When you're passing through North Dakota, take a slight detour & visit the sculptures along the Enchanted Highway. We really liked some of them. They guy who makes them has a hotel called the Enchanted Castle in Regent, ND. He converted the town's old school into a castle-themed hotel. We've stayed there twice; it's not fancy, but the beds were comfortable. Gary (the owner) is fun to talk to.
posted by belladonna at 5:20 PM on March 7, 2016 [1 favorite]

Best answer: In upstate NY, I recommend a short detour through Ithaca. You'd get off the Thruway (I90) at exit 42, then drive through Geneva (small town, not much to see; there is a Wegmans but it's a small one and not that awesome as far as Wegmanses(?) go), to 96A which will take you through the Finger Lakes wine region. There are a ton of wineries, mostly riesling and other sweet whites, but Shalestone in Lodi does reds only and they're really good. Gimme Coffee in Trumansburg (or downtown Ithaca) has amazing coffee - pick up a bag or two of beans on your way. Taughannock Falls State Park is a nice place for a short hike. Ithaca has some tasty restaurants (including Moosewood, a famous vegetarian place) and is a cool place to check out - it would be a great place to stop for the night before embarking on the last leg. Cornell Plantations has some cool things to do nature-wise. Cinamopolis is the indie theater and there's also one at Cornell. There's also a really nice Wegmans in Ithaca (yes, the best thing about Upstate NY is Wegmans). You'd exit Ithaca to the east either I81 to I90 or 79 to I88 (I'd suggest the second b/c it's more scenic) - the whole thing start-to-finish, minus stops, should add about 2 hrs of driving, but it's a better drive scenically - I90 is SO long and SO boring.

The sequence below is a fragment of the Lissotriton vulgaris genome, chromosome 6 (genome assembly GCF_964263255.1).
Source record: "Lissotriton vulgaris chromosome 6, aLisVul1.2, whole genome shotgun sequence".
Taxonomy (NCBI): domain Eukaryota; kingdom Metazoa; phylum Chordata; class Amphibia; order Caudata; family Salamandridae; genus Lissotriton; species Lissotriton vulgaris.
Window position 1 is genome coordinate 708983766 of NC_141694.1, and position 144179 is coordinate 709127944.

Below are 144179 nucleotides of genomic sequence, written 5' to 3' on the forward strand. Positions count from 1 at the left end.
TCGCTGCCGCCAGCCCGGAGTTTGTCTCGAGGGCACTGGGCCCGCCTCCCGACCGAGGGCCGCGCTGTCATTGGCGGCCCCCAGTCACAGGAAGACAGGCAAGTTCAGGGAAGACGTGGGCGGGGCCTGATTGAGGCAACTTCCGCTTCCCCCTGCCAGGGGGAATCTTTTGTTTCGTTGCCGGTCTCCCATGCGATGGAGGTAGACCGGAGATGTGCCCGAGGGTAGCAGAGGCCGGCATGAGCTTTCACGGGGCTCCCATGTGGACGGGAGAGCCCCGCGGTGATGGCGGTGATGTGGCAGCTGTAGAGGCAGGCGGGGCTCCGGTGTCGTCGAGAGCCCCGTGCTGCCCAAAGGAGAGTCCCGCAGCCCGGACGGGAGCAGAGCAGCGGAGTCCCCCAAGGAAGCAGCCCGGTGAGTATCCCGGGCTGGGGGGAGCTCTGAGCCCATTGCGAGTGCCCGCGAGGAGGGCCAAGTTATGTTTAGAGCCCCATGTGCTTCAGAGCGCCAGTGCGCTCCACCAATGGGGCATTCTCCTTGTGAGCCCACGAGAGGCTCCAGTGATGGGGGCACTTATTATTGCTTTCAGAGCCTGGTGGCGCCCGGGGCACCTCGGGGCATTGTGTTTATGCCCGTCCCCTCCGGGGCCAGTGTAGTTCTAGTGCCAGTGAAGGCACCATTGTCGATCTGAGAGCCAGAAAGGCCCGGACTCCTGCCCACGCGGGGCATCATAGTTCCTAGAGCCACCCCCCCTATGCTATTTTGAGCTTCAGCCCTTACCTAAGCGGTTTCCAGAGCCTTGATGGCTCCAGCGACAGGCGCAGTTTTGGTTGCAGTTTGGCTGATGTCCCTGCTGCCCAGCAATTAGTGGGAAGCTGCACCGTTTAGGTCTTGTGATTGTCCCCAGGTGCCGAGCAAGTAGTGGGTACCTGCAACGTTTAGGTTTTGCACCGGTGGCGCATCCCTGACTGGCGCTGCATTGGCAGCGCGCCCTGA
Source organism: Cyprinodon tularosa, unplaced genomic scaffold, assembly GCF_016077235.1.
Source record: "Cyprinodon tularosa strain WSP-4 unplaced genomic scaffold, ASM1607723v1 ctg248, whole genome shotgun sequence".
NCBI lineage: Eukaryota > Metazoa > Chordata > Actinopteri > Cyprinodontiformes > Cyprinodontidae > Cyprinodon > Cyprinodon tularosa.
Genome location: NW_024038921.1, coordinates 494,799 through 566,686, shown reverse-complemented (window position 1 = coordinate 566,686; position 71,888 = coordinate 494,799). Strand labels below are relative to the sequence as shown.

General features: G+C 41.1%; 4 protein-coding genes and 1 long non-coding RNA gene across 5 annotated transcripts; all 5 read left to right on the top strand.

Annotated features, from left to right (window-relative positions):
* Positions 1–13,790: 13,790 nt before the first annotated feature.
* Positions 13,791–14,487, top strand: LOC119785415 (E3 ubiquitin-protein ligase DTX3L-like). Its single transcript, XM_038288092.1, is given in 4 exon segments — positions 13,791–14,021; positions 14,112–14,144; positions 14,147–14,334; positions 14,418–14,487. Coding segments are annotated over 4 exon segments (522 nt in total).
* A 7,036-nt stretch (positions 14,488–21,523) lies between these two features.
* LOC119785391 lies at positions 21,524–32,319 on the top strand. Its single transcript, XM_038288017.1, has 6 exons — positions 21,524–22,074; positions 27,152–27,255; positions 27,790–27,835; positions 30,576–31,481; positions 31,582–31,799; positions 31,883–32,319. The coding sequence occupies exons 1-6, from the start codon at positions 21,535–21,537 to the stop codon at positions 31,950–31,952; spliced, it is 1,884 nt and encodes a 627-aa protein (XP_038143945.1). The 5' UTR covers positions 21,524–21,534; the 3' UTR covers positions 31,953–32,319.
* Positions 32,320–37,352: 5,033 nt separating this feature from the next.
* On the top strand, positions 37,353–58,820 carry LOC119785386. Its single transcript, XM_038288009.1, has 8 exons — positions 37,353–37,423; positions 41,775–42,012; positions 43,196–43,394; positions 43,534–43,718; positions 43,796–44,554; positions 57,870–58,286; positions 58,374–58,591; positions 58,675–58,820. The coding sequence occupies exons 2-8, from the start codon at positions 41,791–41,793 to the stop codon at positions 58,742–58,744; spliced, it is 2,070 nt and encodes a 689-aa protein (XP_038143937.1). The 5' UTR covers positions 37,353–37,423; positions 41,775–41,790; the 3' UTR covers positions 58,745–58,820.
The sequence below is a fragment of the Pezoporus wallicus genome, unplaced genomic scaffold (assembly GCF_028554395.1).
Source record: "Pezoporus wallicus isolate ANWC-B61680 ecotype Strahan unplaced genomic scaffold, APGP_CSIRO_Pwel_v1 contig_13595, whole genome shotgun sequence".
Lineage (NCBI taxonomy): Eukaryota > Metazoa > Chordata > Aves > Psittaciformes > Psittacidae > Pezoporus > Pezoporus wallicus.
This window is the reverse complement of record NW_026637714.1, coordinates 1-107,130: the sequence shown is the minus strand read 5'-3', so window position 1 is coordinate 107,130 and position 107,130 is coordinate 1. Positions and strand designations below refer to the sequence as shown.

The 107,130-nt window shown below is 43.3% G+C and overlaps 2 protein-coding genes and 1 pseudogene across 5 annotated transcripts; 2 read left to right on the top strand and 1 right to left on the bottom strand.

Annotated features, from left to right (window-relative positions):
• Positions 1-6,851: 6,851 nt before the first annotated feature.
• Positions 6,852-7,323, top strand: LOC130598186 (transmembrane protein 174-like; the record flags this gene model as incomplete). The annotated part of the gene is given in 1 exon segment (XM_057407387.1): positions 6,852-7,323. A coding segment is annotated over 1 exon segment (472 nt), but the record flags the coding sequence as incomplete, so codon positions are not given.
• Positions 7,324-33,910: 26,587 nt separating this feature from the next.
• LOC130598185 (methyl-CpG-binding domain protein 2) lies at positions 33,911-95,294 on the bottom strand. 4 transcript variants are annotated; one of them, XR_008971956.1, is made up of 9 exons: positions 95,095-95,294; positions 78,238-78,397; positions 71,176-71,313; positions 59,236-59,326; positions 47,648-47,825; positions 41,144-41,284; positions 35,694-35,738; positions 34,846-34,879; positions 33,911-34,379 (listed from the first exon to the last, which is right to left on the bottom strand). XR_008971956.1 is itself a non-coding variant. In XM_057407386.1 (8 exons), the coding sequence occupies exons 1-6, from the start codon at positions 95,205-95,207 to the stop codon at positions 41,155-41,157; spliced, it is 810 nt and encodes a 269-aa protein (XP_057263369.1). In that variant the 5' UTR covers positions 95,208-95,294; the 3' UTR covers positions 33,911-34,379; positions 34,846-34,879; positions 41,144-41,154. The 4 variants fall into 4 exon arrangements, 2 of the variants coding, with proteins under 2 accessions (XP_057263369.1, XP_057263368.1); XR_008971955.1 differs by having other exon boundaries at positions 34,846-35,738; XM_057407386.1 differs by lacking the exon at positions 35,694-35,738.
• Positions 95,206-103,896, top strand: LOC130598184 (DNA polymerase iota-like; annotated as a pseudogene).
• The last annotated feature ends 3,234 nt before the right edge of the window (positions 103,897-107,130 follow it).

posted by melissasaurus at 5:39 PM on March 7, 2016 [1 favorite]

Just drive by Mt Rushmore (but don't waste time stopping) -- save it for the Crazy Horse monument just down the street.
posted by AwkwardPause at 5:44 PM on March 7, 2016 [2 favorites]

Yep, drive through the Badlands in S.D. They're amazing.
posted by hydra77 at 6:28 PM on March 7, 2016 [2 favorites]

It's criminal to pass that close to Yellowstone without going through the park.

Yes times a million.

Exit onto Hwy 212, west of Billings. Just before you hit the Wyoming border you will see some of the most beautiful vistas you will ever see in your life. Go into the park, take the Grand Loop road, come up Hwy 191 back into Montana. Stay in Bozeman, it's a great college town. Now you're back on I-90 again.